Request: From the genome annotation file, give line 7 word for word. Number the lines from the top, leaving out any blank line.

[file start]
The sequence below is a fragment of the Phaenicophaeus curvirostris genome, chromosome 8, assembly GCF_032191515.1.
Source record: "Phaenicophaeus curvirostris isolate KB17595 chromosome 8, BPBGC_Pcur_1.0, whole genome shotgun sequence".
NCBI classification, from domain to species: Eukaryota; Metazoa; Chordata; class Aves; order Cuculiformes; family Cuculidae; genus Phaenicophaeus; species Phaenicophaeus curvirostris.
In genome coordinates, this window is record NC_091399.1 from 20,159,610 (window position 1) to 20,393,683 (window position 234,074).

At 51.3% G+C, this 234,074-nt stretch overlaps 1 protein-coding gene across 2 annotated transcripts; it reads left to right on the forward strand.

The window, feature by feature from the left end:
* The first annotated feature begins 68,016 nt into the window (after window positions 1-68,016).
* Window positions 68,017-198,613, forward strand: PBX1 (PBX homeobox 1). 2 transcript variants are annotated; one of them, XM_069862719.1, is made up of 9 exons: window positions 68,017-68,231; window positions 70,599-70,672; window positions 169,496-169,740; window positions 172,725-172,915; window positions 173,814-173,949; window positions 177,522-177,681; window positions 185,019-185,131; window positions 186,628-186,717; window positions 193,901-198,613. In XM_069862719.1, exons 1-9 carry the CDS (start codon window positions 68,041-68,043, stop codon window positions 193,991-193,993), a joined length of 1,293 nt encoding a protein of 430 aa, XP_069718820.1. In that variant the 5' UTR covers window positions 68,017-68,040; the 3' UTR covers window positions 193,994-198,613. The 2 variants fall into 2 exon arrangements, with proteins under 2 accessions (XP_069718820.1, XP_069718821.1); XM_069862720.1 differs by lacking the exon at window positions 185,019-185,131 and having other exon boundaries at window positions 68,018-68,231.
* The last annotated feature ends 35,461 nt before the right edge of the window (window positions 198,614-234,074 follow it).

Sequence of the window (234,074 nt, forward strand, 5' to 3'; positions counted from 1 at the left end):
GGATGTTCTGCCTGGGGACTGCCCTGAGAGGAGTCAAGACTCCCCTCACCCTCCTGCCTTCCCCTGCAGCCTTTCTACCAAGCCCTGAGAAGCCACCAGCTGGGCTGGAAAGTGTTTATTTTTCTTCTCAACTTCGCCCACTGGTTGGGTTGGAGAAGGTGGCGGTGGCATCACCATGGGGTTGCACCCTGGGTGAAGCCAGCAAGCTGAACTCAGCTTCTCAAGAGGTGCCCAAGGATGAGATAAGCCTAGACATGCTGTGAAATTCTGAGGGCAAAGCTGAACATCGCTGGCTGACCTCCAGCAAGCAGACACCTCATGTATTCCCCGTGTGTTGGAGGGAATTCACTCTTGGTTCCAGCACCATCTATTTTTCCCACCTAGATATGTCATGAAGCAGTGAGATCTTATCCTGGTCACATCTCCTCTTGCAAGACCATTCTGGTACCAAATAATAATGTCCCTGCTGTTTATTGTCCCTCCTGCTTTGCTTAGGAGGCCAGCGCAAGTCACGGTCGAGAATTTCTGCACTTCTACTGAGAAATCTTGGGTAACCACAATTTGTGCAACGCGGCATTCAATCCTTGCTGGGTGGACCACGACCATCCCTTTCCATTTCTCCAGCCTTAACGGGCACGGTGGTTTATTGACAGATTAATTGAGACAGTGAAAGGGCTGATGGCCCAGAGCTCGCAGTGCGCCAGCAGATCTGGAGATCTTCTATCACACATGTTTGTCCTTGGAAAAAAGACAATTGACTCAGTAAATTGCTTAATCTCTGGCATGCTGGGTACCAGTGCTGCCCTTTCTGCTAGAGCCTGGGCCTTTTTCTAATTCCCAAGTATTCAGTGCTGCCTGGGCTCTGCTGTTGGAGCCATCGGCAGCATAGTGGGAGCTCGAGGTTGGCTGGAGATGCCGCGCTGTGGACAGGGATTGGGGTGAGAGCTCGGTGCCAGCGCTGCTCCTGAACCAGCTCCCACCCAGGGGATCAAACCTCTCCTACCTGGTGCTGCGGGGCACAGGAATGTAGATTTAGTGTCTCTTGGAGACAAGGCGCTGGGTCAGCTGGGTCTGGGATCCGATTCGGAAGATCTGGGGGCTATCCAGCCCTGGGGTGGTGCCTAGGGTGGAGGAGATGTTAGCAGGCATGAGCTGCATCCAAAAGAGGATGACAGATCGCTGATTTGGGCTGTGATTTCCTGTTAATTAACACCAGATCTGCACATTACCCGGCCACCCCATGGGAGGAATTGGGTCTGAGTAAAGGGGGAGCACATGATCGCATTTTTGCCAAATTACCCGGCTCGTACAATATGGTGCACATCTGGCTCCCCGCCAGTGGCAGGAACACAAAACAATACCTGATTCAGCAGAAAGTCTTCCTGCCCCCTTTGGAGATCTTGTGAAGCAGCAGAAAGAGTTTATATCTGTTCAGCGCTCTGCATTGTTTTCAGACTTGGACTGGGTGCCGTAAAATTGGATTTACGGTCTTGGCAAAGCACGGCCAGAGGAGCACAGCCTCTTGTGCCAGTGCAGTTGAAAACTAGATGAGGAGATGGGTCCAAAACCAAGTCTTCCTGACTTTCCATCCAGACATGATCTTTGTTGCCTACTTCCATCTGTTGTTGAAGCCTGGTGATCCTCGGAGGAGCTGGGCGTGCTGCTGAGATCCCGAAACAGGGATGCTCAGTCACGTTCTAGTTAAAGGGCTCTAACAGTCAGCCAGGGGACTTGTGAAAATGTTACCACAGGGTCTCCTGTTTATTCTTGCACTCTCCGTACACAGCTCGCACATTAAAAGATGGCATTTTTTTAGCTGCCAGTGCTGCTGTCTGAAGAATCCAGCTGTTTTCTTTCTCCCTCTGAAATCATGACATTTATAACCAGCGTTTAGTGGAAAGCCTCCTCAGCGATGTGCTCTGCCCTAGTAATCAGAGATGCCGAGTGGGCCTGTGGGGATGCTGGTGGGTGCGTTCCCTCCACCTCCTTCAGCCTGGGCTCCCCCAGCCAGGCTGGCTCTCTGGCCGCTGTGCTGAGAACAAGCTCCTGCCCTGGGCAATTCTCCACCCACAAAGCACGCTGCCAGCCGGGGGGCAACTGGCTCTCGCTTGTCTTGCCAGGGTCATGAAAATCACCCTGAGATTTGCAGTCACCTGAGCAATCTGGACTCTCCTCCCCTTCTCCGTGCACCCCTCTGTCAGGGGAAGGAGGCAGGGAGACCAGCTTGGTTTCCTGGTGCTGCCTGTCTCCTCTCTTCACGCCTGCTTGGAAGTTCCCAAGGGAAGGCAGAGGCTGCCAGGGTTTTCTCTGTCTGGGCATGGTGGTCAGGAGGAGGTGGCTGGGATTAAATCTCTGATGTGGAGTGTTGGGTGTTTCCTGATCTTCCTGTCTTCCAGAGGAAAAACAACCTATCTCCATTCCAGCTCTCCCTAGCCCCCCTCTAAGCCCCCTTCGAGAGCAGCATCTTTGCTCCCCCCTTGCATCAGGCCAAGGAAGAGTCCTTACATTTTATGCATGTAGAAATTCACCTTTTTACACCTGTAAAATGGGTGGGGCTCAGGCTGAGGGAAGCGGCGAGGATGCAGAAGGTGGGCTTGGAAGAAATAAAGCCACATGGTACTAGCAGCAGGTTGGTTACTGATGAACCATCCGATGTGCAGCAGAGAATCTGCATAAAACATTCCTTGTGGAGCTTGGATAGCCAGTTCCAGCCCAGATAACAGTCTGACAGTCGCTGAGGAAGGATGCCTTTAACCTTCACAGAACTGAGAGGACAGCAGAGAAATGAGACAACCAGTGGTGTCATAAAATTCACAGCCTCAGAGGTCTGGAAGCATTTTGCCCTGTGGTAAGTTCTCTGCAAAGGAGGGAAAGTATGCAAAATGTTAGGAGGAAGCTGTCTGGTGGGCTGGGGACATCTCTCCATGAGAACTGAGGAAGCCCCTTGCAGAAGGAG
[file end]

* The first annotated feature begins 68,016 nt into the window (after window positions 1-68,016).